Tuesday 25 June 2019

Europe has a duty to ensure children are not lost in migration

Over 30,000 unaccompanied children went missing between 2014 and 2017

Missing Children Europe’s new secretary general is calling on EU member states to develop a sustainable, long-term solution to protect children who arrive at European borders, ahead of a top international conference in Malta tackling children lost in migration.

Aagje Ieven (pictured above) said the inefficient cooperation between countries and the shortcomings of national asylum and child protection systems led children to mistrust the current systems and seek out dangerous solutions to reunite with their families, have access to a better quality of life, or simply stay safe. 

Ms Ieven is urging European leaders to address the lack of solidarity within Europe and to introduce a relocation mechanism following disembarkation.

“Negotiations on the replacement of the existing Dublin system have been stuck for months as governments seem unable to come to an agreement within the European Council — we can no longer delay the introduction of better cooperation mechanisms when children arrive at European shores,” Ms Ieven said.

Ms Ieven, together with high-level European, UN and African representatives, will be in Malta this week for the third edition of the Lost in Migration Conference: Global Strategies and Political Commitments, being held at the University of Malta Valletta Campus between February 20-22.

Organised by the President’s Foundation for the Wellbeing of Society and Missing Children Europe, this conference is geared to look beyond Europe towards the full migratory journey of the child.

“As a society, it seems we are still unable to see that those stranded in the Mediterranean are children first and foremost. We dehumanise these children and neglect their basic human rights because they are foreigners. If they were European, it’s doubtful we would accept situations like these,” Ms Ieven added.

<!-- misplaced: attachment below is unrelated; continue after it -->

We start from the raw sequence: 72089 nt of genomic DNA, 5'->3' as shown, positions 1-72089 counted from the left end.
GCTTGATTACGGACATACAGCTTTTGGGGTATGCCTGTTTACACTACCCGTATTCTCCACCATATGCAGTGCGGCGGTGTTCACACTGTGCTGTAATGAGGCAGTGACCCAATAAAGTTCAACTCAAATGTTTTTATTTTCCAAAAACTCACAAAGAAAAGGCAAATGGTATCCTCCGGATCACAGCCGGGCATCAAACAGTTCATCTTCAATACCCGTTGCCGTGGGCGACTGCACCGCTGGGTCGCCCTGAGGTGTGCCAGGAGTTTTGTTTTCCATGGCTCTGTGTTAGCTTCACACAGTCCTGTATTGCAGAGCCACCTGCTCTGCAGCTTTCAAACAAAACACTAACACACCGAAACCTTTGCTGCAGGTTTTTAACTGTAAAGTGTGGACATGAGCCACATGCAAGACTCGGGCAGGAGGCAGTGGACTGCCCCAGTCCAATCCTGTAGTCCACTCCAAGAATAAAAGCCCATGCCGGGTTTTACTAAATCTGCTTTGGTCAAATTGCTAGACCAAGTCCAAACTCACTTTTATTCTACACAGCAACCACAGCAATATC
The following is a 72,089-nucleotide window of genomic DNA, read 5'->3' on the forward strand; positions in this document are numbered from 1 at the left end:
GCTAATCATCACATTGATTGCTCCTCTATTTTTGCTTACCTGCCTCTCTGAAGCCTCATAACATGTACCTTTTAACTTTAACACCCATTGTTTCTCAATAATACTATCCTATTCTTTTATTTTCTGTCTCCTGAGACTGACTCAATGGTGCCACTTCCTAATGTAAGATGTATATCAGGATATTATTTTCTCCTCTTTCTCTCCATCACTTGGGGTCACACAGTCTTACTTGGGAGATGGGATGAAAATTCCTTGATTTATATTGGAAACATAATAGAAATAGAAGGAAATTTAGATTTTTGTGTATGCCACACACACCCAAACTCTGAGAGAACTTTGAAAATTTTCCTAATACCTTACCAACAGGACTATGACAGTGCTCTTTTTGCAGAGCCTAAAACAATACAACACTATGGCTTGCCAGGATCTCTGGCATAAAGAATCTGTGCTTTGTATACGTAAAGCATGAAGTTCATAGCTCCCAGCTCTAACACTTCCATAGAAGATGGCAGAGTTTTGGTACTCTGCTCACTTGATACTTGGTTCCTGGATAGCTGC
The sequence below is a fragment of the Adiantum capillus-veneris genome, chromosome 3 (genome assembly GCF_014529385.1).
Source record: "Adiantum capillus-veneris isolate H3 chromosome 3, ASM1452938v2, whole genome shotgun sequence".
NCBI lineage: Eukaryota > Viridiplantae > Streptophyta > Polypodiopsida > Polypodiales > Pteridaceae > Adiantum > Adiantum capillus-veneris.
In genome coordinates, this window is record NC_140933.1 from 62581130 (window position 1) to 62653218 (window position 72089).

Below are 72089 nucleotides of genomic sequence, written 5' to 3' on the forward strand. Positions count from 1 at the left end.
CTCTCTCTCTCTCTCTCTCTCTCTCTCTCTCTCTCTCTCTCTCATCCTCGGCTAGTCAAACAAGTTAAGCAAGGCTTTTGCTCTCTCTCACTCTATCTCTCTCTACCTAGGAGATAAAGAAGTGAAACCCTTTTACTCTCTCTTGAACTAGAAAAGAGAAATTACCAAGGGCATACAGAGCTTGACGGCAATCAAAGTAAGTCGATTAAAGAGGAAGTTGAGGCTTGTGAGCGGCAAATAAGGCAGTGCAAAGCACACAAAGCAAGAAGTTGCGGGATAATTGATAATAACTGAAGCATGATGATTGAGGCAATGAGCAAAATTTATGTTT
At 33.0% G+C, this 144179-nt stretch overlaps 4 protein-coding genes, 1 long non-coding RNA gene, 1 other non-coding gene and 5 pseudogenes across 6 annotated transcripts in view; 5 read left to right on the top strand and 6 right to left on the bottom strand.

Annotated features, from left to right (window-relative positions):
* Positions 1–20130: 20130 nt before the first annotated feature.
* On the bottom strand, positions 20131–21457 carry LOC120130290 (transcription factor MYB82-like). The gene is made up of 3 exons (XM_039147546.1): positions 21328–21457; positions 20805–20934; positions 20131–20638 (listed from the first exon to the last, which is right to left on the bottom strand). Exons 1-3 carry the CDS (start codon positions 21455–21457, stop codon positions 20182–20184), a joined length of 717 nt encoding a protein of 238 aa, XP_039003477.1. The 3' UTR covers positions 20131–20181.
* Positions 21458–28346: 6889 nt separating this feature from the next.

“It is worrying that these children are being used as political leverage against other EU member states, and to campaign in view of the upcoming elections.”

“Europe was no longer dealing with an ‘emergency’ as the number of arrivals has dropped. It was now time to ensure that national asylum and child protection systems worked, through compliance with existing asylum and human rights law.

“In this way, children’s best interests will become central in every decision impacting their future.”

Current data shows that over 30,000 unaccompanied children went missing between 2014 and 2017 and Dr. Ruth Farrugia, director general of the President’s Foundation, said Europe had a collective responsibility to protect all children. 

“National reports show that children continue to go missing due to poor conditions in some reception centres, lack of information on their rights and options, slow and complex procedures for protection, lack of training for professionals in contact with children and lack of coordination at national and cross border level,” she said.

“When it comes to Maltese children, we are galvanised into action to seek out and protect every single missing child — but all children deserve the same degree of protection.  

“We hope that in view of this year’s European Parliament elections, politicians will explicitly commit to the protection of children caught up in migration in Europe and on bringing forward the conference recommendations when elected,” Dr Farrugia said.

Child protection, she said, must start as soon as a child leaves their home and continues when in transit, at every stage of the journey, if countries are really bent on reducing the risks children face. 

The conference brings together several stakeholders who hold these responsibilities towards children across their journey and includes experts, decision-makers, frontline professionals and young advocates from European and non-European countries.

The third edition of the conference also takes place at a time when the scene will be dominated by the political campaigns leading to the MEP elections and represents an important opportunity to make sure children’s rights are high on the political agenda.

As part of this conference, the President’s Foundation has also secured the participation of Phosphorous, a theatre group from the UK composed of four young men who were themselves, asylum-seeking children. Their play, Pizza Shop Heroes, will be performed during the conference, with two free performances for the public on February 21 at Spazju Kreattiv, Valletta. 

 

 

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